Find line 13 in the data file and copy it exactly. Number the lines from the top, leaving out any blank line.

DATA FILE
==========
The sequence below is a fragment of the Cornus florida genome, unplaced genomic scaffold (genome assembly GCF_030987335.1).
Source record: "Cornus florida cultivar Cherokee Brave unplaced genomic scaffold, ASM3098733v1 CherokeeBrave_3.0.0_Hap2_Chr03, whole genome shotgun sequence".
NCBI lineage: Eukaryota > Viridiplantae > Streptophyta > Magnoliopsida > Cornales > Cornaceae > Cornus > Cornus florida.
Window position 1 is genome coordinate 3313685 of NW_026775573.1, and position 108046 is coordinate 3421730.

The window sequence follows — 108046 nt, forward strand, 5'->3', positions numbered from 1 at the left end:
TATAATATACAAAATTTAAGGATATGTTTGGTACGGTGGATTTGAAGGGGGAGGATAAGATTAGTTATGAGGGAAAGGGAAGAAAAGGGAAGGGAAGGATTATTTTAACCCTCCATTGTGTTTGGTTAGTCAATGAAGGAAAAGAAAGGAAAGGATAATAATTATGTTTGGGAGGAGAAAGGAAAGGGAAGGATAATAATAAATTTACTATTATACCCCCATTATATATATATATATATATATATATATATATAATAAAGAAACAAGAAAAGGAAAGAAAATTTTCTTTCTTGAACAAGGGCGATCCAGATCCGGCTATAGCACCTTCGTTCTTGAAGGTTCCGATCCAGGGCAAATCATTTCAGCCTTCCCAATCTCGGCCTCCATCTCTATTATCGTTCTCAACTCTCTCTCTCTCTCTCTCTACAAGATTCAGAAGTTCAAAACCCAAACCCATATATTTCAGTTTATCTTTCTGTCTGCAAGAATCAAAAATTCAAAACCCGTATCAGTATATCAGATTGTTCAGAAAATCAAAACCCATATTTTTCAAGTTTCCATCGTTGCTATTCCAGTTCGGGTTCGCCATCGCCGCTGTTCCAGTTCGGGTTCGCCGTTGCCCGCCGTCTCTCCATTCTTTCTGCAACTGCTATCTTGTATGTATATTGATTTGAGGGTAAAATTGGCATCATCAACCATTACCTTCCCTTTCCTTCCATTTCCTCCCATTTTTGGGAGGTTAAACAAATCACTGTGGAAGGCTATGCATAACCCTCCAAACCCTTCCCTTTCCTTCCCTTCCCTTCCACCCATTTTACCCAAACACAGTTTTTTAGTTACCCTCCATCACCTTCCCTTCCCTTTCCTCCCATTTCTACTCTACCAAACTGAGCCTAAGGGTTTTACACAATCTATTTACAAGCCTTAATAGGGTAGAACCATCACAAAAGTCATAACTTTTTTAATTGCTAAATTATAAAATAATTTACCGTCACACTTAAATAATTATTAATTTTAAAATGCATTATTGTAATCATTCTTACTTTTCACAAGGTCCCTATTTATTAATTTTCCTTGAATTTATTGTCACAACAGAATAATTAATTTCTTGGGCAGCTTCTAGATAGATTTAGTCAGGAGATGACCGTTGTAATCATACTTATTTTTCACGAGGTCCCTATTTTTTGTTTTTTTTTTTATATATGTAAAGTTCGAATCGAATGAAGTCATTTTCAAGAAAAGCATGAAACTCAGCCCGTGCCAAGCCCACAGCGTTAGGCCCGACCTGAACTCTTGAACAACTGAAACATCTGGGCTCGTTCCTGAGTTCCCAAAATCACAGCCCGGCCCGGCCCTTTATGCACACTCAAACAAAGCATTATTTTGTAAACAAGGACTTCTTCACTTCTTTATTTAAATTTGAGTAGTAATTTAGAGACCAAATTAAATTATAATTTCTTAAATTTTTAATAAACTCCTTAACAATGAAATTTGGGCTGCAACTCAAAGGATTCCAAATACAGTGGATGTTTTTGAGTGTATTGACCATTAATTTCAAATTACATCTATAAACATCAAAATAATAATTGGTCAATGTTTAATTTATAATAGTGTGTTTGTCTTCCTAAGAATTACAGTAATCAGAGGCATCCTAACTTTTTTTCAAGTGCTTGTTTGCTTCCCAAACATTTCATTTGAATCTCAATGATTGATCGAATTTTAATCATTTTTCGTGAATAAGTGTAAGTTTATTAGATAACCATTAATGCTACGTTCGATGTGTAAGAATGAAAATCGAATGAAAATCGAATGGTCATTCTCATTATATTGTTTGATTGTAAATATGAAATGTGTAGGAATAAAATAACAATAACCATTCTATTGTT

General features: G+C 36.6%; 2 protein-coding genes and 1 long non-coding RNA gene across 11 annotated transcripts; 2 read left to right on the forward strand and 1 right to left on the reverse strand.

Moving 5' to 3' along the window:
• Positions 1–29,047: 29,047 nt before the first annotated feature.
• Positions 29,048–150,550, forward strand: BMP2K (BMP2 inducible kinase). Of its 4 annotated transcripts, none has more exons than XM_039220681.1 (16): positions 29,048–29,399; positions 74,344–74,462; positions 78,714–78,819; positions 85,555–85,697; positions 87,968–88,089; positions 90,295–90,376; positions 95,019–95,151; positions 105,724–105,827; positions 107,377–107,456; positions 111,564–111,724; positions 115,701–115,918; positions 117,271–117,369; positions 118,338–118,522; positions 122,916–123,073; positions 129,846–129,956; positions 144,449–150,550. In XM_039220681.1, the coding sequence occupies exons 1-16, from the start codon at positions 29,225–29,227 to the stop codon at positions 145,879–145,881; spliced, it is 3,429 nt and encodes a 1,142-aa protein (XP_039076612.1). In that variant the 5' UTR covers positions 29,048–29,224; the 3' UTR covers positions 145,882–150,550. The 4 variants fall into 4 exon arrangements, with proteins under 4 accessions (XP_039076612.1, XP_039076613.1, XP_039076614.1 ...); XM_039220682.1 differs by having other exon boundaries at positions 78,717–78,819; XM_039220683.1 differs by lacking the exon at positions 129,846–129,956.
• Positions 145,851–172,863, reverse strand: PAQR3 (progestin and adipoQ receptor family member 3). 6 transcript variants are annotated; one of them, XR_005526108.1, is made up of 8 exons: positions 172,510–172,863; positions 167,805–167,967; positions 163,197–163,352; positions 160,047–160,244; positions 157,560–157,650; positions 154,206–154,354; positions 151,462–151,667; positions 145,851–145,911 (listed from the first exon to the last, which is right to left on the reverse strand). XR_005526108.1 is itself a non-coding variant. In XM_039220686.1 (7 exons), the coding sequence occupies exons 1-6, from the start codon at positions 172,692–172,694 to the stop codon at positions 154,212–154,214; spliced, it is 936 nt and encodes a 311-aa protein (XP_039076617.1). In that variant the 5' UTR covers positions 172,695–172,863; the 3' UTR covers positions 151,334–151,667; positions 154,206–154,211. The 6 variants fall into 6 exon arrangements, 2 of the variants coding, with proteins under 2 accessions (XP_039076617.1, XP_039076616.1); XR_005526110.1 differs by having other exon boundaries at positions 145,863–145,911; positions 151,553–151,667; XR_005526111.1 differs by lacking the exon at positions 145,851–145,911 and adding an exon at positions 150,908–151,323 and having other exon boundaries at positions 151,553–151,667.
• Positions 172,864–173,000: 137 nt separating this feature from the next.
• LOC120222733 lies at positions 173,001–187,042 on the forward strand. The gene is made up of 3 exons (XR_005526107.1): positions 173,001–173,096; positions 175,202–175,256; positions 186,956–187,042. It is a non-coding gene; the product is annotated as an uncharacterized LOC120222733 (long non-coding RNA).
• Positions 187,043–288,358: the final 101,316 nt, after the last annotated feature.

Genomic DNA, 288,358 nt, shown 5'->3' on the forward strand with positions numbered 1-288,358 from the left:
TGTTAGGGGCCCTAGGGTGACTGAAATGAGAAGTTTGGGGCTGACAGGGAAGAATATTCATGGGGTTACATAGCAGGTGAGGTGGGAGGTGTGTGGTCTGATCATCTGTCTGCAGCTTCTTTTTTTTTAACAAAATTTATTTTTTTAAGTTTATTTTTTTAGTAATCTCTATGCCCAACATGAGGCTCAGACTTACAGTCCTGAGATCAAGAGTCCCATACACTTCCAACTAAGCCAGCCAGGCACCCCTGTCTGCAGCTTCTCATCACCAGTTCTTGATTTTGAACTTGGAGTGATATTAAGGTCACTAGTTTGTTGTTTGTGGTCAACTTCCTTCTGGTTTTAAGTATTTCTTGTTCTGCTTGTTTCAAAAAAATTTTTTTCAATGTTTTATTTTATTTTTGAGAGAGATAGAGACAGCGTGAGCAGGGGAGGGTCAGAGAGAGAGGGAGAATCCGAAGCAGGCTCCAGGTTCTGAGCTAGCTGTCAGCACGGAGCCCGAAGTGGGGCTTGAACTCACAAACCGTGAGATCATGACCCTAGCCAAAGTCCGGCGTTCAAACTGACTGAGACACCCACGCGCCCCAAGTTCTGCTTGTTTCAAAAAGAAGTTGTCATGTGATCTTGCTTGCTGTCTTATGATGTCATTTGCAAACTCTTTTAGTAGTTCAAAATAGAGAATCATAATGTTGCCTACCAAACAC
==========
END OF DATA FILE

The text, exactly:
• LOC120222733 lies at positions 173,001–187,042 on the forward strand. The gene is made up of 3 exons (XR_005526107.1): positions 173,001–173,096; positions 175,202–175,256; positions 186,956–187,042. It is a non-coding gene; the product is annotated as an uncharacterized LOC120222733 (long non-coding RNA).